Dir/scr: Mahamat-Saleh Haroun. Fr-Bel-Chad-Aust. 2006. 95mins.
The third feature from Mahamat-SalehHaroun, the director of Bye Bye Africa (at Venice in 1999) and Abouna (which wasat Cannes in 2002), is a pared-back revenge tale with a twist, set against thebackground of the long trail of civil and ethnic strife in Haroun'snative Chad.
One of four films on TheLido this year to be co-produced by Peter Sellars'Mozart-themed New Crowned Hope Festival, due to be held in Vienna in November,this unhurried, austere title, played out via looks, facial expressions andbody language more than dialogue, taking its time to build authority. But thesuspicious circling of the two main characters and the thaws and freezes oftheir relationship is so well managed that DrySeason sticks in the mind long after the final credits.
Sales agent Pyramide has a good chance to place this title internationallyon the arthouse circuit: though set in SaharanAfrica, the story has a primordial, cross-border roots,and after further festival exposure at Toronto, it looks set to emergegradually in territories with significant cinephileaudiences.
Atim (Bacha Barkai)lives in Chad, in a village that seems to merge into the desert, its low whitehouses indistinguishable from the vast, flat expanse of sand that surrounds it.Through a radio news report we learn that the government's Justice & TruthCommission has granted an amnesty for all war crimes committed during thecountry's recent civil conflict. Atim is disgusted:his father was killed in the war, and when his blind grandfather gives him agun and tells him to hunt down his father's killer, he sets out for the distanttown where Nassara (Djaoro)lives and steels himself to take revenge.
Initially Nassara seems to be a good guy: he's a baker, and we (and Atim) first see him handing out the remnants of the day'sstock to hungry street kids. Stymied and playing for time, Atimhangs around outside the bakery and is eventually offered work by his intendedvictim.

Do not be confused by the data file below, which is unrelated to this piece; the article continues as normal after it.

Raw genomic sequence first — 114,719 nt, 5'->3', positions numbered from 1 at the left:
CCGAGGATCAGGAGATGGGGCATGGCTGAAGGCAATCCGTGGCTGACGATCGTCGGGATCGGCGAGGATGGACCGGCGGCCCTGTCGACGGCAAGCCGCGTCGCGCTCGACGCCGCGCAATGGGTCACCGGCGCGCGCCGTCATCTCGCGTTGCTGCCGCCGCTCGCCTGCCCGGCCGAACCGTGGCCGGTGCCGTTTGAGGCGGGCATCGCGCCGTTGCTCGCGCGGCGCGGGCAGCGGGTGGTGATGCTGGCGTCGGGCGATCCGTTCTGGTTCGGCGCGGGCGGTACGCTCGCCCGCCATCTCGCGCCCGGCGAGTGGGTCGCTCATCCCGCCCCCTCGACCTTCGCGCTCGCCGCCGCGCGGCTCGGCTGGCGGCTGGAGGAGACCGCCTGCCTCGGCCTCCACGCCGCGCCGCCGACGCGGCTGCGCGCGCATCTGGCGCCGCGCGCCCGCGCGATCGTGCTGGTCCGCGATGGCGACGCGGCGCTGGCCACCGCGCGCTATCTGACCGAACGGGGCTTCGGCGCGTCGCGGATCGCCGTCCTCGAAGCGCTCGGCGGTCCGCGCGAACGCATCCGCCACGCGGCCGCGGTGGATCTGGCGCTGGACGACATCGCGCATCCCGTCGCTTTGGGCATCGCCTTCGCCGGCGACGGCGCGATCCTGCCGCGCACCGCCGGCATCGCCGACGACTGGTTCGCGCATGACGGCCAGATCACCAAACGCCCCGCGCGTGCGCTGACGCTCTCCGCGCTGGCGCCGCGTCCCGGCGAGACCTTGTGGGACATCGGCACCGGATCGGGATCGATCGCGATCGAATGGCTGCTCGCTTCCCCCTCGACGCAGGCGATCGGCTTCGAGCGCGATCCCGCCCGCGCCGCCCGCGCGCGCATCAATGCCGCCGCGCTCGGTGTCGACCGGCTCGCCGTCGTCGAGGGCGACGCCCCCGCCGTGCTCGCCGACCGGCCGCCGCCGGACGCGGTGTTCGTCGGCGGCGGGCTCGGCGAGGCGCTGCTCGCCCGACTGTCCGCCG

This is Dry Season's most compelling section, as the stern, fierce bakerand the angry young would-be assassin jockey for position, the first fascinatedby Atim's cool, determined manner, the latter tryingto stoke his own rage to breaking-point while Nassarateaches him his trade. Soon Nassara warms to Atim and starts to see him as the son he never had.
Sixteen-year old Ali Bacha Barkai, as Atim, keeps up his moody mask through most of the film; hisanatagonist, played by YoussoufDjaoro, acts gruffly aloof from beginning to end. Butthis almost expressionist, Dreyer-esque, silent-movieacting style fits the story perfectly, giving it a mythical depth.
If the theme has thesimplicity of a folk tale then its development certainly does not so itsdevelopment: the audience are forced to adjust its sense of who is the good guyand who is the bad throughout, as Nassara revealsfirst his noble demeanour, then his moral bankruptcy, and Atimbegins, several layers beneath the mask, to question the truth and justice ofhis mission.
An understated coloursymbolism reinforces such ambiguity: the hero is first seen wearing black, thesupposed villain all robed in white.
Abraham HaileBiru's camerawork is slow and meditative, with plentyof roving pans and long-held close-ups and medium close- ups. But despite itsleisurely pacing, Dry Season neverloses attention; and the unforced surprise ending is laconic enough to bebelievable.
Arte France Cinema
Entre Chein Et Loup
New Crowned Hope Festival
Diana Elbaum & SebastienDelloye
Simon Field & Keith Griffiths
Abraham Haile Biru
Ali Bacha Barkaï
Khayar Oumar Defallah